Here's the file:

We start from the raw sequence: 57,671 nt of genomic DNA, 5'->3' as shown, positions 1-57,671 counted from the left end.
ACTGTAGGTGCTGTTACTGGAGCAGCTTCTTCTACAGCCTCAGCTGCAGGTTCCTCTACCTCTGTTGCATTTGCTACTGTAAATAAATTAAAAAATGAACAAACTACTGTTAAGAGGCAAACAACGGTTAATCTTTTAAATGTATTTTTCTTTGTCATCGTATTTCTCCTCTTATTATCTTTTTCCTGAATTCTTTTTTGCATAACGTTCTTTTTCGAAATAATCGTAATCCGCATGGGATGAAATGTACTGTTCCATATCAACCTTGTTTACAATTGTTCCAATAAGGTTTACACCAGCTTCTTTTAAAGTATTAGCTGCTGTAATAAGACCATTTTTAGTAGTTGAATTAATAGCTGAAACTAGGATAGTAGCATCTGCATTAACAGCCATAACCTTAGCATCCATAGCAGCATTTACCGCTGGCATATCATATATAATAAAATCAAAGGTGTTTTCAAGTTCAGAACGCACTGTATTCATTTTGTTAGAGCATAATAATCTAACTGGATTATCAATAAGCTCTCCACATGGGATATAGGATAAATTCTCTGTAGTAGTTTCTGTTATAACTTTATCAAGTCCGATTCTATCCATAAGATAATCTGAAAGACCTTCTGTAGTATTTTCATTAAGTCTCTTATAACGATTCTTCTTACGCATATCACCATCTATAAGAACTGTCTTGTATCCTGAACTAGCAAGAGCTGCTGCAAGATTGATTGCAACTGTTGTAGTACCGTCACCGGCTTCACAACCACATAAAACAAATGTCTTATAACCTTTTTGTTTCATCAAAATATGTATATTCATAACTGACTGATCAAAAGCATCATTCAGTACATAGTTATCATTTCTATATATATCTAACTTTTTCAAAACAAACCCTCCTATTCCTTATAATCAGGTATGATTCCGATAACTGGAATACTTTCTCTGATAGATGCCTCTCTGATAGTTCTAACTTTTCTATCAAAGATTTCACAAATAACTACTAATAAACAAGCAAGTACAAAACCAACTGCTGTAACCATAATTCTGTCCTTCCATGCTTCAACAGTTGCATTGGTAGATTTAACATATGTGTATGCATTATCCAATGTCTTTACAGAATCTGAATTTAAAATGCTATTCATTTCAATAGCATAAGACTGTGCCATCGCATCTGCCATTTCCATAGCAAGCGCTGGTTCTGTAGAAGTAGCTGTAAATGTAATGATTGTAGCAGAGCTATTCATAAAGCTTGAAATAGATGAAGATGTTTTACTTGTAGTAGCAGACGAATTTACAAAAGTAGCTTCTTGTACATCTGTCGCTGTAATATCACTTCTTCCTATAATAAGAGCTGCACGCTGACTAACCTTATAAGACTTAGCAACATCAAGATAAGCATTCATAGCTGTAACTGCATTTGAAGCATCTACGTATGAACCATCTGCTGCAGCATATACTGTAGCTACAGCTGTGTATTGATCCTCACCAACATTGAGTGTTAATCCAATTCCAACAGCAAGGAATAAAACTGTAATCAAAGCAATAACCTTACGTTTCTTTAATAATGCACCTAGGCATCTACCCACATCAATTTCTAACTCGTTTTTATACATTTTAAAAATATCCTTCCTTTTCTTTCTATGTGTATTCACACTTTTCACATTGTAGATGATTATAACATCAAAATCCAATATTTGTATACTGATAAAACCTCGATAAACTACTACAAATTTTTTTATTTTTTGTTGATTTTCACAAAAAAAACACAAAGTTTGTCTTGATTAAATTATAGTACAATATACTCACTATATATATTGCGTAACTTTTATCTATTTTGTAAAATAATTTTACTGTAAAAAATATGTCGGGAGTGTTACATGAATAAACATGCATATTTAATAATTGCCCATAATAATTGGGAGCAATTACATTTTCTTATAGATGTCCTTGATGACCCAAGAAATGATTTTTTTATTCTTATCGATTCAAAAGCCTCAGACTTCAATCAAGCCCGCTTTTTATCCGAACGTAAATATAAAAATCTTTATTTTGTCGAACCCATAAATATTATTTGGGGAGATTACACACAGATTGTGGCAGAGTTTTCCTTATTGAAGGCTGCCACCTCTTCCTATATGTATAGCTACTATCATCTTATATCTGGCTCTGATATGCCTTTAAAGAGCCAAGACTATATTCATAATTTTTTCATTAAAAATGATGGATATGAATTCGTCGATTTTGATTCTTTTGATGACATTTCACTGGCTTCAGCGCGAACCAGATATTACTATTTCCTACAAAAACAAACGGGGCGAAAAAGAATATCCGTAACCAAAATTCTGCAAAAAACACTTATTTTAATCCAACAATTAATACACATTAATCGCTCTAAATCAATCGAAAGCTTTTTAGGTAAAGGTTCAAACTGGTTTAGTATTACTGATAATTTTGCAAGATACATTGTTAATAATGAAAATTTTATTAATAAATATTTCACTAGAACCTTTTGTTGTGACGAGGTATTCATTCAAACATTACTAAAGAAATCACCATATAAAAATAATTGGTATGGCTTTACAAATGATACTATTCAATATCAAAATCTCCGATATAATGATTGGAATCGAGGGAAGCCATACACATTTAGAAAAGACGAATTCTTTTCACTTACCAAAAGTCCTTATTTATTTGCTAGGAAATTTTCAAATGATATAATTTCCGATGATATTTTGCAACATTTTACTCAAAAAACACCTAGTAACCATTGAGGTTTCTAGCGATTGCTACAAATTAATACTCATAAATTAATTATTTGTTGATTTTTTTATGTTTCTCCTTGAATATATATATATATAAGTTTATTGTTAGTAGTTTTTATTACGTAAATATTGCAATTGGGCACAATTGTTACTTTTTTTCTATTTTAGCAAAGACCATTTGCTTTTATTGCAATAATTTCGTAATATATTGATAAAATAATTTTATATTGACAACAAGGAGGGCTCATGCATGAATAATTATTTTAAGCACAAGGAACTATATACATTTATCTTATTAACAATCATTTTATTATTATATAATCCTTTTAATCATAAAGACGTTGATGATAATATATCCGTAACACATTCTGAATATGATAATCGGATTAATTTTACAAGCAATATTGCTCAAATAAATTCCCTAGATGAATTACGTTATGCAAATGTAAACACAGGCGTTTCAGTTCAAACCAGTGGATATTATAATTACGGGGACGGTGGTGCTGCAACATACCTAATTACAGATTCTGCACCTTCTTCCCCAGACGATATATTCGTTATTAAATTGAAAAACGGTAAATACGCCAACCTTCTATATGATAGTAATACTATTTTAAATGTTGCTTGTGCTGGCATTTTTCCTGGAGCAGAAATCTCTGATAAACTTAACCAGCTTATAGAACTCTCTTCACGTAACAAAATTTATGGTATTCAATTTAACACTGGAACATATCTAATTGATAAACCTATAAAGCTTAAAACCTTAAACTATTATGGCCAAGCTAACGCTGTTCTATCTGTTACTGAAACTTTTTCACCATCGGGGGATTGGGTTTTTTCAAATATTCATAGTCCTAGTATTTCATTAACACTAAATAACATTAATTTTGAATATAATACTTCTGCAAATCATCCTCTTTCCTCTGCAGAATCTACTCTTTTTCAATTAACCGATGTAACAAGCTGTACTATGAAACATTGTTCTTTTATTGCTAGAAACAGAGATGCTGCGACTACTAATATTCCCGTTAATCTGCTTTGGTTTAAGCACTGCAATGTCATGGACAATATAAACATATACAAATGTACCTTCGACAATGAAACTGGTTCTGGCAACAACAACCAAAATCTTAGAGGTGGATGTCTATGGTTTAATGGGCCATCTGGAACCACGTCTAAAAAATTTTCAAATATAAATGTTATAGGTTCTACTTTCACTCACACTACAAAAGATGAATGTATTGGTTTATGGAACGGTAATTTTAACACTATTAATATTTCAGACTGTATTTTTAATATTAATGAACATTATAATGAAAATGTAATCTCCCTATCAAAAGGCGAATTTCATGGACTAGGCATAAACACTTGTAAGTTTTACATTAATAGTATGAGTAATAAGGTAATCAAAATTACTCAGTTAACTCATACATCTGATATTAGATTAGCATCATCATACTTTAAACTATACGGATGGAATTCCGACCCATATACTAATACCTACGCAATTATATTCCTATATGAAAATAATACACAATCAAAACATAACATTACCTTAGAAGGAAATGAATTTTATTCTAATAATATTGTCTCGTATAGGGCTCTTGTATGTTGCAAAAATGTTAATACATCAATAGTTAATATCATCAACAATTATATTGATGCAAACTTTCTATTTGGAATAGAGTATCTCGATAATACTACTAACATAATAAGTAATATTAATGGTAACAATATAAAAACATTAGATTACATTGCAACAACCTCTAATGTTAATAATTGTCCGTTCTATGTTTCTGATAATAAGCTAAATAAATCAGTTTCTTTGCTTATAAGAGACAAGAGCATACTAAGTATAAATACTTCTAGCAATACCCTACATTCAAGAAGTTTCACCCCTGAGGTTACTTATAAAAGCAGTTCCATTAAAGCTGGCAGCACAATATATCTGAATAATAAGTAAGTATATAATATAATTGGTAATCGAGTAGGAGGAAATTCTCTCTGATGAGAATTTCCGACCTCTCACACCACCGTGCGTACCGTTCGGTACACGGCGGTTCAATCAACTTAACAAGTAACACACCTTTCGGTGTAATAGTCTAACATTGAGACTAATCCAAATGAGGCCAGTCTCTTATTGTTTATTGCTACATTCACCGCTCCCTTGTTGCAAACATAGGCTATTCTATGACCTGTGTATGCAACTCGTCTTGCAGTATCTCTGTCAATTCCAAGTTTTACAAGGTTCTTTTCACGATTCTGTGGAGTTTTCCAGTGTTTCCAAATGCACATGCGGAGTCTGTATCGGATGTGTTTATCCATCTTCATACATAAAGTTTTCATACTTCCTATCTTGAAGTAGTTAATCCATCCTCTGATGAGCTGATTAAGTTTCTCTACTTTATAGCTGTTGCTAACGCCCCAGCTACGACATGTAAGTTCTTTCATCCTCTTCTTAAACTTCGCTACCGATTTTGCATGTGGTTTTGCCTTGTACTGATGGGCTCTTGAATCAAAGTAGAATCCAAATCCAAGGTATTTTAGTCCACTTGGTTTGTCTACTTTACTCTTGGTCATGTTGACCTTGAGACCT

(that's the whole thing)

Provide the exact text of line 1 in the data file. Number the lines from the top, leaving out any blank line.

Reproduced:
We start from the raw sequence: 57,671 nt of genomic DNA, 5'->3' as shown, positions 1-57,671 counted from the left end.